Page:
Sunday, March 11, 2012

The Two Faces of Fundraising Events: Part 1

The Run Walk Ride Fundraising Council's sixth annual study revealed that in 2011 the top 30 fundraising races, walks, and other athletic events took in $1.69-billion, up $40.8 million or a 2.46% increase over 2010. 11.6 million people participated in some sort of "thon fundraising" according to the study. This was an increase of over 200,000 over the previous year.  36,422 events were held by the top 30 event sponsors. (The American Heart Association held over 24,000 separate events alone in 2011.)

The top five grossing events were:
  • American Cancer Society - Relay for Life - - $415,000,000
  • Susan G. Komen for the Cure - Race for the Cure -  $131,315,739
  • March of Dimes - March for Babies - $105,000,000
  • American Heart Association - Heart Walk - $99,088,367
  • The Leukemia & Lymphoma Society - Team in Training - $87,511,103
It seems as if the "fundraising event" is a favorite for every nonprofit. Looking at the numbers above it is easy to see why it is so tempting. Even a more modest event can gross significant dollars and attract many new prospective supporters.

Let's consider the "good face" or advantages of event fundraising:
  • An event can attract new supporters such as hard to engage donors, government officials, corporate leaders, and local or national media personalities.
  • It can often raise significant gross revenue.
  • A well executed event can help burnish your brand and enhance your charity's awareness in the community.
  • It can unite supporters in a sharply focused common goal.
  • It can provide a compelling platform for media exposure and raise public awareness in your cause.
  • It can present an opportunity for nonprofit leadership to interact with important community representatives.
  • An event can be specifically tailored to leverage your charities brand.
  • People like to hobnob with their peers or with the socially elevated. 
  • You can obtain sponsors that might not ordinarily associate with your organization.
  • Events can be a nice way to thank current supporters.
  • Successful events tend to increase in effectiveness over time.
And now the disadvantages or "bad face" of event fundraising:
  • They can take a year to plan and three years to reach optimum revenue returns.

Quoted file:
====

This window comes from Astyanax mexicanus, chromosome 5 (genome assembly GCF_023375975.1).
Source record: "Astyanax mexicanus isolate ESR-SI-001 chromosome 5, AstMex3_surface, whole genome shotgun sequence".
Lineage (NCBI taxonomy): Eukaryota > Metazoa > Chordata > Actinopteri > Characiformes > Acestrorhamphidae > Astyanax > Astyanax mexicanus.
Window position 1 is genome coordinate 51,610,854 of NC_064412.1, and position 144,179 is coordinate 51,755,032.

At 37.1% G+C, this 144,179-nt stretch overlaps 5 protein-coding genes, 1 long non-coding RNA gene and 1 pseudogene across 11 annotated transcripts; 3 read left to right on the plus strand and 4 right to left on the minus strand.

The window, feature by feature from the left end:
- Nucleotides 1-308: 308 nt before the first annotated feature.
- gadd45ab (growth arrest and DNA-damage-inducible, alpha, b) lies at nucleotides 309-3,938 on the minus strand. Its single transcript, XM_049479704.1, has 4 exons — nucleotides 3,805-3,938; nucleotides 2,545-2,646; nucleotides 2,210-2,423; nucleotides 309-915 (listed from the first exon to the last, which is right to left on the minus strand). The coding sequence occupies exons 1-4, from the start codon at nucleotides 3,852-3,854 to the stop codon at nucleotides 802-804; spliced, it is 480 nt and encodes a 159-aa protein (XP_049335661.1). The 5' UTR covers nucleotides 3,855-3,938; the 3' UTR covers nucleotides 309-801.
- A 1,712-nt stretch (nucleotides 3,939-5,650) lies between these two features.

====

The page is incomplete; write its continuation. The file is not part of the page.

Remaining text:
• An unsuccessful event can tarnish your organization's reputation and brand.
  • Events suck-up a tremendous amount of staff time managing volunteers and interacting with vendors.
  • They can have high initial costs, hidden costs, and can even cost far more then revenue raised.
  • Events could be the victim of unrealistic expectations ("American Cancer Society raised $415 million, why can't we raise a percentage of that?")
  • Attendees may have no long-term interest in your organization and will need to be kept engaged through future events.
  • They could be sensitive to outside influences such as disasters, wars, or scandals.
  • There are tens of thousands of events each year with probably hundreds in your own backyard competing for the donor's attention and engagement. Many events will be run by big, national charities that could overwhelm any marketing presence you may attempt to create if you are competing with them for airtime and "share of mind".
These "good and bad" elements of events don't even tell the entire story. It really depends on how your organization looks at events. Do you consider them an important revenue generating activity or do you look at them as more of a friendraising, cultivation, and stewardship opportunity? This is a critical distinction that I will explore more in my next post.

In the meantime, consider these questions:
  • How do you calculate the financial success of a major event?
  • Do you rely upon gross revenue compared to direct expenses?
  • Do you understand what your indirect costs are and why they should be included in your calculations?
  • Are there more effective means to accomplish the same end?

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